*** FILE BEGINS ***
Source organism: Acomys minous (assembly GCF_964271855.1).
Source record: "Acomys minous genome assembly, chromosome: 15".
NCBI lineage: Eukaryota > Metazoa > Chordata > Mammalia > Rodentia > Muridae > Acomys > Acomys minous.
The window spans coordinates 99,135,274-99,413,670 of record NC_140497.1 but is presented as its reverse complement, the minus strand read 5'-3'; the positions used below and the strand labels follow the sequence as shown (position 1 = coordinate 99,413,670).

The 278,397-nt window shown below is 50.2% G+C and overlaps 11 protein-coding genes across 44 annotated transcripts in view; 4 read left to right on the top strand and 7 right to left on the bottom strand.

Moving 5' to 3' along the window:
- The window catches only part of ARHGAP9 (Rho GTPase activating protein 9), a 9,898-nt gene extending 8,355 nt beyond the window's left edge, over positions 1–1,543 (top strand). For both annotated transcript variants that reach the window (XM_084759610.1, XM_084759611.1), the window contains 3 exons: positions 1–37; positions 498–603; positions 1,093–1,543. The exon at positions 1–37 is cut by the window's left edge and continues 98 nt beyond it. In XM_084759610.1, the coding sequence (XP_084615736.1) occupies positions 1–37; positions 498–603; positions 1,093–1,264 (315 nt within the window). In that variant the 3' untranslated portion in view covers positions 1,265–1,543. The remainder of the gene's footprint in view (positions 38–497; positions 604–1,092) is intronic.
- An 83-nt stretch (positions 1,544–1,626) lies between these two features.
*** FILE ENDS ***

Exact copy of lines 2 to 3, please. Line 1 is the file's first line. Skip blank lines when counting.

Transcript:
Source record: "Acomys minous genome assembly, chromosome: 15".
NCBI lineage: Eukaryota > Metazoa > Chordata > Mammalia > Rodentia > Muridae > Acomys > Acomys minous.